Dense quantity of plastic litter means sights such as the distressed whale in Thailand aren’t uncommon. Plastic products have been found in the airways and stomachs of hundreds of marine and land species. Plastic bags, especially, confuse turtles who mistake them for jellyfish - their food. They can even exacerbate health crises, such as a malarial outbreak, by clogging sewers and creating ideal conditions for vector-borne diseases to thrive. In 1988, poor drainage made worse by plastic clogging contributed to the devastating Bangladesh floods in which two-thirds of the country was submerged.

Plastic litter can, moreover, cause physiological harm. Burning plastic waste for cooking fuel and in open air pits releases harmful gases in the air, contributing to poor air quality especially in poorer countries where these practices are common. But plastic needn’t even be burned to cause physiological harm. The toxic chemical additives in the manufacturing process of plastics remain in animal tissue, which is then consumed by humans. These highly toxic and carcinogenic substances (benzene, styrene etc.) can cause damage to nervous systems, lungs and reproductive organs.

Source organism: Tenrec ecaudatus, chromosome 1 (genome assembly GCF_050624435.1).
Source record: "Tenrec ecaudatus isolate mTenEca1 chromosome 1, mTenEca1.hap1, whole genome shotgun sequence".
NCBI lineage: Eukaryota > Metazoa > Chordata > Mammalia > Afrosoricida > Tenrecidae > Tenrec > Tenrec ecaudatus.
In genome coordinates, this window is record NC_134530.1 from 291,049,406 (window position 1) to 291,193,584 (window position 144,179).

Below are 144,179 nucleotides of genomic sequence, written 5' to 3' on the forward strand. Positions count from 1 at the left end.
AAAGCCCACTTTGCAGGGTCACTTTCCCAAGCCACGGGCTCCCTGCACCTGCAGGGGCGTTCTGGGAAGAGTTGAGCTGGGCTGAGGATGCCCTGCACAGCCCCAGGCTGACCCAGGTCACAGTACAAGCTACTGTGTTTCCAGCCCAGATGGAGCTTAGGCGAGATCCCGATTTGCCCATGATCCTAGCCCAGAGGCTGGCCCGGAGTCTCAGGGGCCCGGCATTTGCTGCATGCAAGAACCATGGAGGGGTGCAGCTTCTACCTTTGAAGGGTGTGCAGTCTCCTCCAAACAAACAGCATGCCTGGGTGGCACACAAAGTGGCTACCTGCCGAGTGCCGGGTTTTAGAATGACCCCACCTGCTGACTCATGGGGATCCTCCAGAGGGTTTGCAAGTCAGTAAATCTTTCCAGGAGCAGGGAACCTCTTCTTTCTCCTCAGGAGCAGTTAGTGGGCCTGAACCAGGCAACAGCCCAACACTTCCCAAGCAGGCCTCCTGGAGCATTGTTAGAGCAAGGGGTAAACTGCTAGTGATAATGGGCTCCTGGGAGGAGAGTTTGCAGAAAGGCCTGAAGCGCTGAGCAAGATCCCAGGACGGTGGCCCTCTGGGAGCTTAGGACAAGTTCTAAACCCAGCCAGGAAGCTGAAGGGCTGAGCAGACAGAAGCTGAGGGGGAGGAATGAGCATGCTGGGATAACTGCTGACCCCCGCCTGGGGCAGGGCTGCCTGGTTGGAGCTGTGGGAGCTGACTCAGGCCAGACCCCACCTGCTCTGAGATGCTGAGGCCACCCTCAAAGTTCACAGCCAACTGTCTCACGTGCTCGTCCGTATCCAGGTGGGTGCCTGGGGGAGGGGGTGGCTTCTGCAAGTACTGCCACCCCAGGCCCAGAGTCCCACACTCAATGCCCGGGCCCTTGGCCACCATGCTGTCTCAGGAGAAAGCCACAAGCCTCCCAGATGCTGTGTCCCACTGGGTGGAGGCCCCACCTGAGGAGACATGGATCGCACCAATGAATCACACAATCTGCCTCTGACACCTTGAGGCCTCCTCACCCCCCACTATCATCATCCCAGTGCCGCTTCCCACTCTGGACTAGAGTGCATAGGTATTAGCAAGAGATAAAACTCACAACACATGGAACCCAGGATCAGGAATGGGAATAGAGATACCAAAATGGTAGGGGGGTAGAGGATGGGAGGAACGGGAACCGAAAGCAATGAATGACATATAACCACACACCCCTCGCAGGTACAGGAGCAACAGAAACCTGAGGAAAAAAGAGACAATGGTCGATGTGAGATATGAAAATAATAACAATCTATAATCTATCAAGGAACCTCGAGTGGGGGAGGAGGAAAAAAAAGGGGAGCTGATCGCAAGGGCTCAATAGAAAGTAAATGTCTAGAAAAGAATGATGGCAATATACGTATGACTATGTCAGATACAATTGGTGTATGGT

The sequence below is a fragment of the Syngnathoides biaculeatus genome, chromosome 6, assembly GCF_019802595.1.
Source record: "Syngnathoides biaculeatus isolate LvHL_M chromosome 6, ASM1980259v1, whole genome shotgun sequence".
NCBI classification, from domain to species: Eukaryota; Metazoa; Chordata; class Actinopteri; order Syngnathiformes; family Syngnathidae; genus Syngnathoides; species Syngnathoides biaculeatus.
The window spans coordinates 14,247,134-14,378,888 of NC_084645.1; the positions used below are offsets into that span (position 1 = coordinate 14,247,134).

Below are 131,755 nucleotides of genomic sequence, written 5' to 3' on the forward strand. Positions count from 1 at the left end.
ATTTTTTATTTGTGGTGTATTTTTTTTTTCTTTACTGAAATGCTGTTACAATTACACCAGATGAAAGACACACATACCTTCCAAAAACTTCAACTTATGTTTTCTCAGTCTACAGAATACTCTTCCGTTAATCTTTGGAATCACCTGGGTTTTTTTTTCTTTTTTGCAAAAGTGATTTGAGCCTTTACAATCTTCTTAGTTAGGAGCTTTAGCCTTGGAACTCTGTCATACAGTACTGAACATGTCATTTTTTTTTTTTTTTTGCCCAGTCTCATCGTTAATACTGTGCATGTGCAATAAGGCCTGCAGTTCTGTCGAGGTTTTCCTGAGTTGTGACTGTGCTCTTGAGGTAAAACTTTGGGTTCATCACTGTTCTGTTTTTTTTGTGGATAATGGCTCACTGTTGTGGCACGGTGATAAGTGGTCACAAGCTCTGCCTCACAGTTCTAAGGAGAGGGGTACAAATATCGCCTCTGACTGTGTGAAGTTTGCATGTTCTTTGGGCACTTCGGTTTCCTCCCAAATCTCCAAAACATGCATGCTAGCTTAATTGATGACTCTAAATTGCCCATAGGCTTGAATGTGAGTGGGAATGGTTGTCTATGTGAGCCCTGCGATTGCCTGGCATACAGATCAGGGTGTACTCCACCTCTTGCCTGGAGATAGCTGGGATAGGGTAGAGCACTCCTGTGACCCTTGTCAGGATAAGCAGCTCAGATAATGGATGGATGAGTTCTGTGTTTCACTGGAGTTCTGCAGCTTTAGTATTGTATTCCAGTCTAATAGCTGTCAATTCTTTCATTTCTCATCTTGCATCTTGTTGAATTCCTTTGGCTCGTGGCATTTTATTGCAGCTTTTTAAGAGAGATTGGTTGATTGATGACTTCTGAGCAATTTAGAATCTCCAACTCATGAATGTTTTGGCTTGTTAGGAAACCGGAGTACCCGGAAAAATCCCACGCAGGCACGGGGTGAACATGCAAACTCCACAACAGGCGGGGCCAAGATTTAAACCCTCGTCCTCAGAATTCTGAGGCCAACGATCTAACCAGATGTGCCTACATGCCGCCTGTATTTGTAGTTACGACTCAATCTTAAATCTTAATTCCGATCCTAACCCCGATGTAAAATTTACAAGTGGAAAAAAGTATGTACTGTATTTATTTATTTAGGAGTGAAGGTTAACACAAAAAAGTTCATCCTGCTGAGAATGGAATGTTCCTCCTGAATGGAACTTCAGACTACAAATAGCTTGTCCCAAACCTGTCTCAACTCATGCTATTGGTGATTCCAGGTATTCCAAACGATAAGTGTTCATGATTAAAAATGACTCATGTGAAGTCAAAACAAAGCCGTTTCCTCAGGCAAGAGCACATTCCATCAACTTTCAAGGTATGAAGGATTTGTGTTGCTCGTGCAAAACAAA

The European Commission recently released a list of top 10 single-use plastic items that it plans to ban in the near future. These items are ubiquitous as trash across the world’s beaches, even the pristine, seemingly untouched ones. Some of them, such as styrofoam cups, take up to a 1,000 years to photodegrade (the breakdown of substances by exposure to UV and infrared rays from sunlight), disintegrating into microplastics, another health hazard.

More than 60 countries have introduced levies and bans to discourage the use of single-use plastics. Morocco and Rwanda have emerged as inspiring success stories of such policies. Rwanda, in fact, is now among the cleanest countries on Earth. In India, Maharashtra became the 18th state to effect a ban on disposable plastic items in March 2018. Now India plans to replicate the decision on a national level, aiming to eliminate single-use plastics entirely by 2022. While government efforts are important to encourage industries to redesign their production methods, individuals too can take steps to minimise their consumption, and littering, of single-use plastics. Most of these actions are low on effort, but can cause a significant reduction in plastic waste in the environment, if the return of Olive Ridley turtles to a Mumbai beach are anything to go by.

To know more about the single-use plastics problem, visit Planet or Plastic portal, National Geographic’s multi-year effort to raise awareness about the global plastic trash crisis. From microplastics in cosmetics to haunting art on plastic pollution, Planet or Plastic is a comprehensive resource on the problem. You can take the pledge to reduce your use of single-use plastics, here.

This article was produced by the Scroll marketing team on behalf of National Geographic, and not by the Scroll editorial team.